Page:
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TitleGeochemistry of southern Ontario Quaternary sediments
DownloadDownload (whole publication)
AuthorKnight, R D; Bajc, A F; Kjarsgaard, B A; Crow, H; Stepner, D A J; Sharpe, D R; Russell, H A J
SourceRegional-Scale Groundwater Geoscience in Southern Ontario: An Ontario Geological Survey, Geological Survey of Canada, and Conservation Ontario Geoscientists Open House; by Russell, H A J; Ford, D; Holysh, S; Priebe, E H; Geological Survey of Canada, Open File 8528, 2019 p. 18, (Open Access)
Alt SeriesOntario Geological Survey, Open File Report 6349
PublisherNatural Resources Canada
MeetingRegional-Scale Groundwater Geoscience in Southern Ontario: Open House; Guelph; CA; February 27-28, 2019
Documentopen file
Mediaon-line; digital
RelatedThis publication is contained in Russell, H A J; Ford, D; Holysh, S; Priebe, E H; (2019). Regional-Scale Groundwater Geoscience in Southern Ontario: An Ontario Geological Survey, Geological Survey of Canada, and Conservation Ontario Geoscientists Open House, Geological Survey of Canada, Open File 8528
File formatpdf
NTS30; 31B; 31C; 31D; 31E; 31G; 40; 41A; 41G; 41H/03; 41H/04; 41H/05; 41H/06; 41H/12; 41H/13
AreaSouthern Ontario; Great Lakes
Lat/Long WENS -84.0000 -74.0000 46.0000 41.5000
Subjectshydrogeology; geochemistry; stratigraphy; Health and Safety; groundwater; aquifers; sediment geochemistry; boreholes; core samples; x-ray fluorescence analyses; mass spectrometer analysis; provenance; bedrock geology; lithology; sedimentary rocks; carbonates; dolomites; limestones; calcium geochemistry; magnesium geochemistry; glacial deposits; tills; Newmarket Till; Catfish Creek Till; chemostratigraphy; provenance indicators; human health; Phanerozoic; Cenozoic; Quaternary; Paleozoic; Precambrian
ProgramAquifer Assessment & support to mapping, Groundwater Geoscience
Released2019 02 08
AbstractGeochemical analysis constrained by stratigraphic units with detailed sampling of continuous core is rare in glaciated basins. The up to 200 m plus thickness of surficial sediment cover across 74,000 km2 area of southern Ontario (S-ON) and the presence of many hundred continuously cored boreholes provided an opportunity to investigate the chemostratigraphy of a large glaciated basin. The S-ON basin setting over Phanerozoic sedimentary carbonate and shale, and bounded by igneous and metamorphic rocks of Canadian Shield, provides an ideal setting for geochemical provenance studies and methods development. Geochemical analysis of 3,815 surficial sediment samples from 53 boreholes have been analysed via portable X-ray fluorescence spectrometry (pXRF) and traditional laboratory geochemical analytical methods.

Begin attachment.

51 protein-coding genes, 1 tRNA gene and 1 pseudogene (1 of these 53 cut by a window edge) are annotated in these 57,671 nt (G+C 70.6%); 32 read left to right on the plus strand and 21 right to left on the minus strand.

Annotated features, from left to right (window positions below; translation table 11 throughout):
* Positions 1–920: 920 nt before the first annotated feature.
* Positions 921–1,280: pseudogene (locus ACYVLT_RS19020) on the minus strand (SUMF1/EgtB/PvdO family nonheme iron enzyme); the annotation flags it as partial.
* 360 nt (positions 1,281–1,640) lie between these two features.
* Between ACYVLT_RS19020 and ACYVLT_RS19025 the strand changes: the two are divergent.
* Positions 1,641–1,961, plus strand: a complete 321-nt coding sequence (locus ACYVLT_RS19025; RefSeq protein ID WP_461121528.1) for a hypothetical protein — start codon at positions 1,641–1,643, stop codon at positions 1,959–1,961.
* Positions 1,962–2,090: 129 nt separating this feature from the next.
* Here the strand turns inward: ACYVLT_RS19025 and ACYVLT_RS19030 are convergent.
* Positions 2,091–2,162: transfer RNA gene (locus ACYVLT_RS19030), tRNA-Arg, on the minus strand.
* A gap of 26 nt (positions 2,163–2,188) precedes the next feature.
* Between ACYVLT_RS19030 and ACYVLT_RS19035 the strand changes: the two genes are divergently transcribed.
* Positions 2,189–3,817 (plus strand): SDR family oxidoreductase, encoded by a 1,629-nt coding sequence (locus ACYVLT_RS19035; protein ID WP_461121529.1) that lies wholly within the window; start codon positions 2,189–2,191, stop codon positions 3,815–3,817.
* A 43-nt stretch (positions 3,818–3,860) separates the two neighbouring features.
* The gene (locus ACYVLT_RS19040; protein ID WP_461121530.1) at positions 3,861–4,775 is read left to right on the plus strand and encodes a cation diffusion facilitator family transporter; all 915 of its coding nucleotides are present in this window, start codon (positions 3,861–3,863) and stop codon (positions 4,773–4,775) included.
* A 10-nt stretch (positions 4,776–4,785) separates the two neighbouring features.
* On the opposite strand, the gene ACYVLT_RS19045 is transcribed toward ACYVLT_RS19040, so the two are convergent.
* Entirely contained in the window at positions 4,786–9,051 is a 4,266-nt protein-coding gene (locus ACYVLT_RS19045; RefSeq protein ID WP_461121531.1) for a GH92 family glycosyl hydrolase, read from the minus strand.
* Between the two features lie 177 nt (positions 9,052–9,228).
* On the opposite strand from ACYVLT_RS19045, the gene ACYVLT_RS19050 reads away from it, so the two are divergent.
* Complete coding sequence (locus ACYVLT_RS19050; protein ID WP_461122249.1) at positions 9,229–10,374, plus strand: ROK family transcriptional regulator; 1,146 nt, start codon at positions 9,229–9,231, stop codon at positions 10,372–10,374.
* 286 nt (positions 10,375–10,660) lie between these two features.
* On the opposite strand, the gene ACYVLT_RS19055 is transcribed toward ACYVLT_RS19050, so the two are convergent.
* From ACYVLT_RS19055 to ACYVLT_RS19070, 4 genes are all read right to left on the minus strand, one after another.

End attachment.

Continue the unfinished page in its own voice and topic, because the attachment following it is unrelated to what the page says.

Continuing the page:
Comparison of geochemistry from ICP-ES/MS and with pXRF indicates good characterization of the basin chemistry by the laboratory and pXRF analysis methods. Significant changes in elemental concentrations within individual cores are identified in multiple contexts, i) across formation contacts, ii) internally within formations, iii) absence of change across formation boundaries. These likely represent changes in depositional processes and provenance between Precambrian Shield and Paleozoic sources. Changes in elemental concentrations are commonly not correlated between boreholes at either the formation or sub formation level. On a regional scale, the geochemical ratio of CaO+MgO/SiO2+Al2O3 provides a Provenance Indicator (PI) to determine elemental contributions from a Paleozoic carbonate source relative to contributions from Precambrian Shield sources. As calcium and magnesium occurs in markedly higher concentrations in Paleozoic carbonate rocks, a higher PI value reflects greater input of material derived from these Paleozoic sedimentary rocks. Examination of the Newmarket Till using this PI shows a correlation between the amount of carbonate-derived material in the till-matrix and sampling distance relative to the shield margin indicates the deposition of increasingly carbonate-rich surficial sediments to a maximum at approximately 80-100 km south of the Shield-margin. Additionally to the PI, a geochemical distinction is observed between sediments deposited east (carbonate dominated) and west (dolomite dominated) of the Niagara Escarpment. Elevated MgO and CaO west of the Niagara Escarpment (Catfish Creek Till) indicates sourcing of Silurian dolomite, whereas east of the Escarpment (Newmarket Till) CaO-rich till is due to sourcing of Ordovician limestone.
The geochemical study of Quaternary sediments in southern Ontario has not found any evidence of elemental concentrations that might adversely affect groundwater quality and human health.